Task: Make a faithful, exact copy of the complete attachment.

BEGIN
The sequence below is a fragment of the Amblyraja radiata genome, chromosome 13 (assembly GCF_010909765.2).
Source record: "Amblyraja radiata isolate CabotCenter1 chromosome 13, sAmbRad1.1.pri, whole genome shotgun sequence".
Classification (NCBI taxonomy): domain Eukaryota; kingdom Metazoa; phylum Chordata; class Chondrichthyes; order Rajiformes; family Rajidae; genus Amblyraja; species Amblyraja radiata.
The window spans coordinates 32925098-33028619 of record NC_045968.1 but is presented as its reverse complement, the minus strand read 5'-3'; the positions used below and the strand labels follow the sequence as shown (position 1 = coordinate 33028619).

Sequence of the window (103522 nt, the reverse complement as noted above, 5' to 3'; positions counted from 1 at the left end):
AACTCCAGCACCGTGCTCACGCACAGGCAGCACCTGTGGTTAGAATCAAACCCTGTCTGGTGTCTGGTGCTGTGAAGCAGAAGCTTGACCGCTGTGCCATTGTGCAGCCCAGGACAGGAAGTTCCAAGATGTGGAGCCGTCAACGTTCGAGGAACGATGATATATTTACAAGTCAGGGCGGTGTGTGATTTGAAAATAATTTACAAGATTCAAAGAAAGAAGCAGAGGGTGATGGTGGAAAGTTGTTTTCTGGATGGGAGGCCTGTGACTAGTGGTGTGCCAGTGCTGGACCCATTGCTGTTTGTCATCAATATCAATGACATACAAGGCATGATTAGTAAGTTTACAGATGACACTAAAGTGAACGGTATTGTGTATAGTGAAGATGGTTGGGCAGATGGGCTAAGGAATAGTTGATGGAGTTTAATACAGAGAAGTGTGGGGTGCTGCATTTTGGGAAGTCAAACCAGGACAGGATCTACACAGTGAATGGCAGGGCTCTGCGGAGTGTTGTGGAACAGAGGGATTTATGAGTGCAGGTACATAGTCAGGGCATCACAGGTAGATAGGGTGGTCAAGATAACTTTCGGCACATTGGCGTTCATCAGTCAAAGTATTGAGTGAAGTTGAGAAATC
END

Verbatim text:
The sequence below is a fragment of the Amblyraja radiata genome, chromosome 13 (assembly GCF_010909765.2).
Source record: "Amblyraja radiata isolate CabotCenter1 chromosome 13, sAmbRad1.1.pri, whole genome shotgun sequence".
Classification (NCBI taxonomy): domain Eukaryota; kingdom Metazoa; phylum Chordata; class Chondrichthyes; order Rajiformes; family Rajidae; genus Amblyraja; species Amblyraja radiata.
The window spans coordinates 32925098-33028619 of record NC_045968.1 but is presented as its reverse complement, the minus strand read 5'-3'; the positions used below and the strand labels follow the sequence as shown (position 1 = coordinate 33028619).

Sequence of the window (103522 nt, the reverse complement as noted above, 5' to 3'; positions counted from 1 at the left end):
AACTCCAGCACCGTGCTCACGCACAGGCAGCACCTGTGGTTAGAATCAAACCCTGTCTGGTGTCTGGTGCTGTGAAGCAGAAGCTTGACCGCTGTGCCATTGTGCAGCCCAGGACAGGAAGTTCCAAGATGTGGAGCCGTCAACGTTCGAGGAACGATGATATATTTACAAGTCAGGGCGGTGTGTGATTTGAAAATAATTTACAAGATTCAAAGAAAGAAGCAGAGGGTGATGGTGGAAAGTTGTTTTCTGGATGGGAGGCCTGTGACTAGTGGTGTGCCAGTGCTGGACCCATTGCTGTTTGTCATCAATATCAATGACATACAAGGCATGATTAGTAAGTTTACAGATGACACTAAAGTGAACGGTATTGTGTATAGTGAAGATGGTTGGGCAGATGGGCTAAGGAATAGTTGATGGAGTTTAATACAGAGAAGTGTGGGGTGCTGCATTTTGGGAAGTCAAACCAGGACAGGATCTACACAGTGAATGGCAGGGCTCTGCGGAGTGTTGTGGAACAGAGGGATTTATGAGTGCAGGTACATAGTCAGGGCATCACAGGTAGATAGGGTGGTCAAGATAACTTTCGGCACATTGGCGTTCATCAGTCAAAGTATTGAGTGAAGTTGAGAAATC